Hong Kong battle over innovation lacks innovation
Leung Chun-ying rarely shrinks from a fight. Neither do pan-democrats in the legislature. So in the absence of any headline issue worth fighting over, some pan-dems have picked the proposed technology bureau as the latest battleground.
The bureau will cost HK$39 million to set up, and the chief executive wants Legco's Finance Committee to hold extra meetings to approve the funding for his pet project before lawmakers leave for the summer. No doubt he feels the committee and its members, including some pan-dems, owe him that much. After all, he agreed to reshuffle agenda items last week, thereby enabling the approval of HK$6.6 billion worth of livelihood-related subsidies and sweeteners while shifting the bureau's funding from being the top agenda item to the last.
Pan-democrats such as People Power's Raymond Chan Chi-chuen and Albert Chan Wai-yip feel no obligation to comply. Since there is nothing big to fight over before Legco's summer recess, they have promised to filibuster if Leung gets his extra meetings.
No one doubts Hong Kong lags behind in innovation and technology. It's just that few people actually think the bureau would help jump-start either.
It's a storm-in-a-teacup fight, though. HK$39 million is small beer when we are staring at a HK$20 billion cost overrun - and rising - with the Guangzhou Express Rail and the projected HK$141 billion-plus required to build the airport's third runway. And not all pan-dems oppose the bureau proposal. Charles Mok, the lawmaker for the information technology sector, supports it.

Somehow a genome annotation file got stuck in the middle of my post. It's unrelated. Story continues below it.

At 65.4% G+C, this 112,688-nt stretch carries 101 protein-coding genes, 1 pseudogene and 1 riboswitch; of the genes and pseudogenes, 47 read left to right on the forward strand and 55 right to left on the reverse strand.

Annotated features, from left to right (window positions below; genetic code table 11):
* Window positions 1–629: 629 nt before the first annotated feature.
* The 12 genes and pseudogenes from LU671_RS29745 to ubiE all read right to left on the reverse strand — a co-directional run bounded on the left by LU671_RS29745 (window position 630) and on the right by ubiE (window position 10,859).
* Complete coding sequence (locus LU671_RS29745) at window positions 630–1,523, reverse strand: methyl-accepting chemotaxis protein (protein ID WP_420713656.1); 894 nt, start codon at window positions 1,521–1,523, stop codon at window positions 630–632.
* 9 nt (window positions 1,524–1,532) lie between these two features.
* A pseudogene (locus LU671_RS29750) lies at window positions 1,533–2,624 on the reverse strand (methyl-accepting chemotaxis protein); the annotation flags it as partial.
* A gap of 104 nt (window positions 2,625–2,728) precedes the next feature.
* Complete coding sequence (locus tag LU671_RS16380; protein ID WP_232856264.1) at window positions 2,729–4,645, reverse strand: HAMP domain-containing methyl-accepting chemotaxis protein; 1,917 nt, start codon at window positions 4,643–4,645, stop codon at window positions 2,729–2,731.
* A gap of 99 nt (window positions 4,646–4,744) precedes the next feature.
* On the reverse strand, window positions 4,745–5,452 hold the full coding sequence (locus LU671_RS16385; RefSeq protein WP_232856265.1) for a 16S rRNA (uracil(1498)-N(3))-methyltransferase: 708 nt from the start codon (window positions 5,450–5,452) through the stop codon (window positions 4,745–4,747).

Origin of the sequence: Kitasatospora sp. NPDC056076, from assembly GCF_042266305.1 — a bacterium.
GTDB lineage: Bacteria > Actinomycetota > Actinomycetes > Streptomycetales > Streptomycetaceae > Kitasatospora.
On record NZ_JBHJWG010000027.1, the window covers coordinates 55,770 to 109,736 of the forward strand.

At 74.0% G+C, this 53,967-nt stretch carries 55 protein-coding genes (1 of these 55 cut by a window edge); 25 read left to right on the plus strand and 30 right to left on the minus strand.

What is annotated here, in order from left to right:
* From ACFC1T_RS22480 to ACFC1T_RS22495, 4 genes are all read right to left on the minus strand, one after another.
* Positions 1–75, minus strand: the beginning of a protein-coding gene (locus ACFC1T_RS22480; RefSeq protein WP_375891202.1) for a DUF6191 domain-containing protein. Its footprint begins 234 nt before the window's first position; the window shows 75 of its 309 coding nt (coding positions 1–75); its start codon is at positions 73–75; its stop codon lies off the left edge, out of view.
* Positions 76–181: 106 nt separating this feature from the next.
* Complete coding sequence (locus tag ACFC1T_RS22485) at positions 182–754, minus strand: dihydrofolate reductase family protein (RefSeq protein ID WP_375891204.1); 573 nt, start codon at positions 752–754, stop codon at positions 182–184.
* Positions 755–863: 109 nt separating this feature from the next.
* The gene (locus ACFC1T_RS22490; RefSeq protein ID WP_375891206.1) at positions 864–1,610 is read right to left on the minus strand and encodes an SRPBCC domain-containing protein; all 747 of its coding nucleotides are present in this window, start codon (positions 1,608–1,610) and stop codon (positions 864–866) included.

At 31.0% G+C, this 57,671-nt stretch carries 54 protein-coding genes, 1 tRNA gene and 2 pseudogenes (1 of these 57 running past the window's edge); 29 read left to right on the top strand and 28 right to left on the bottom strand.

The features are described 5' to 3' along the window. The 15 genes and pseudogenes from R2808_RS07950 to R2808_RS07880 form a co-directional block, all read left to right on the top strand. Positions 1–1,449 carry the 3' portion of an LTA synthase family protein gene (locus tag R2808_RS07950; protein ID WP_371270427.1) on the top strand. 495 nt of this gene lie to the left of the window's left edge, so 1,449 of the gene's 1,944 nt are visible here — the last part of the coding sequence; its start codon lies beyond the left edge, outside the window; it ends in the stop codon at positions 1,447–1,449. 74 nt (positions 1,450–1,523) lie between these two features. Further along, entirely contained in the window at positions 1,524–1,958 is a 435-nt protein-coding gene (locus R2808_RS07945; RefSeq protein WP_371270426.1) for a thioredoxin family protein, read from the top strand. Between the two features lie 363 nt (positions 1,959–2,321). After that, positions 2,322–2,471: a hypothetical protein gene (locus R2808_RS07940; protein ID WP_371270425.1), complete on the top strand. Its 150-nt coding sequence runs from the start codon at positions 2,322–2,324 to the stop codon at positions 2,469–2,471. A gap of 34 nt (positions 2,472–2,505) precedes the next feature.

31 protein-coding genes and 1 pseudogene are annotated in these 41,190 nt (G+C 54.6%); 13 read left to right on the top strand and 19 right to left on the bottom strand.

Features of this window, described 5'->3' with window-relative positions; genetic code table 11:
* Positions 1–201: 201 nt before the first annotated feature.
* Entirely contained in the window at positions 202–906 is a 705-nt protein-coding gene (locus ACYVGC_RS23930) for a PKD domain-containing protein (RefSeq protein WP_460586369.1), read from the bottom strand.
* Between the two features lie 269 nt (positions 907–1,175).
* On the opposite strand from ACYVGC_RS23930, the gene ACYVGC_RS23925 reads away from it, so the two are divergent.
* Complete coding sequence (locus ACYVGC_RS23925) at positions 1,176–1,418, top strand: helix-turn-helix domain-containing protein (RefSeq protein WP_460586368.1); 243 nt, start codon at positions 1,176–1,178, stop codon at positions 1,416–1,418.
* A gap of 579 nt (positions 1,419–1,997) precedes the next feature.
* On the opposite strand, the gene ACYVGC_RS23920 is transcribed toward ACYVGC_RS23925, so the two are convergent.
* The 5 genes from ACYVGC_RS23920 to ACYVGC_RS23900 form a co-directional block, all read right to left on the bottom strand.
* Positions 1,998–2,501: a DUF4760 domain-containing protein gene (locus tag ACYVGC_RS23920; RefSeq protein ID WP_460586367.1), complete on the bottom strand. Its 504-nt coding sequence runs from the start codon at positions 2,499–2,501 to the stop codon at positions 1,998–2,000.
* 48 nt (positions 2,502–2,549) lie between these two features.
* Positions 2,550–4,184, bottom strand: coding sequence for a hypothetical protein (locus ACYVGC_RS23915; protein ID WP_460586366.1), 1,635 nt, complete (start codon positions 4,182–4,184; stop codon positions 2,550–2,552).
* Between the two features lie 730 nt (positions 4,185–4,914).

Leung and his team never seriously address the question of why we need another planning bureau when we already have subsidised centres for technology such as Cyberport, Science Park, and numerous research institutes at our universities. Admittedly, Cyberport and Science Park have not been great successes. Still, shouldn't the fund - earmarked for the bureau - be better used to revitalise existing institutions with extra funding for proven centres of research excellence at our top universities? And what about the role of the private sector?
Politicians rhapsodise about innovation. Usually they have no idea how to achieve it, so let's set up a bureau for more bureaucracy.